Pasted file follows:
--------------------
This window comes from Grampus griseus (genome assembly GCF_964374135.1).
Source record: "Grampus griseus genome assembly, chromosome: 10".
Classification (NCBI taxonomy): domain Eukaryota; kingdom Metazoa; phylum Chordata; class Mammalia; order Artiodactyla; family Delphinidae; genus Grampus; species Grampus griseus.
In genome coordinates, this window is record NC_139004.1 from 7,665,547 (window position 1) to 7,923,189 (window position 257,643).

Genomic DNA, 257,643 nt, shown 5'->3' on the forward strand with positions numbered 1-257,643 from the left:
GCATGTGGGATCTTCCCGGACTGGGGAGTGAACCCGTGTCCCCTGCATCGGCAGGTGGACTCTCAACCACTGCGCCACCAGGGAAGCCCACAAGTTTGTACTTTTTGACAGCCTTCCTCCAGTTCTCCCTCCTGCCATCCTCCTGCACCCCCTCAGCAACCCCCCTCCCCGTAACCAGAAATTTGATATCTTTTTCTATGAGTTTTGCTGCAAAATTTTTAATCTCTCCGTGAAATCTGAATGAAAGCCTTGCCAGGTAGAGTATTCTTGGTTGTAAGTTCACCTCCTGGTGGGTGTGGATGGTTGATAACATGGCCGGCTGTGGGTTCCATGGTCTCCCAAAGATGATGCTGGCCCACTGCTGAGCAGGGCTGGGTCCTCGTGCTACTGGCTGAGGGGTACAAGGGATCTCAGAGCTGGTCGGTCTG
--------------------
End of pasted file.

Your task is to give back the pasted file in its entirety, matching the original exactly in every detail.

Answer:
This window comes from Grampus griseus (genome assembly GCF_964374135.1).
Source record: "Grampus griseus genome assembly, chromosome: 10".
Classification (NCBI taxonomy): domain Eukaryota; kingdom Metazoa; phylum Chordata; class Mammalia; order Artiodactyla; family Delphinidae; genus Grampus; species Grampus griseus.
In genome coordinates, this window is record NC_139004.1 from 7,665,547 (window position 1) to 7,923,189 (window position 257,643).

Genomic DNA, 257,643 nt, shown 5'->3' on the forward strand with positions numbered 1-257,643 from the left:
GCATGTGGGATCTTCCCGGACTGGGGAGTGAACCCGTGTCCCCTGCATCGGCAGGTGGACTCTCAACCACTGCGCCACCAGGGAAGCCCACAAGTTTGTACTTTTTGACAGCCTTCCTCCAGTTCTCCCTCCTGCCATCCTCCTGCACCCCCTCAGCAACCCCCCTCCCCGTAACCAGAAATTTGATATCTTTTTCTATGAGTTTTGCTGCAAAATTTTTAATCTCTCCGTGAAATCTGAATGAAAGCCTTGCCAGGTAGAGTATTCTTGGTTGTAAGTTCACCTCCTGGTGGGTGTGGATGGTTGATAACATGGCCGGCTGTGGGTTCCATGGTCTCCCAAAGATGATGCTGGCCCACTGCTGAGCAGGGCTGGGTCCTCGTGCTACTGGCTGAGGGGTACAAGGGATCTCAGAGCTGGTCGGTCTG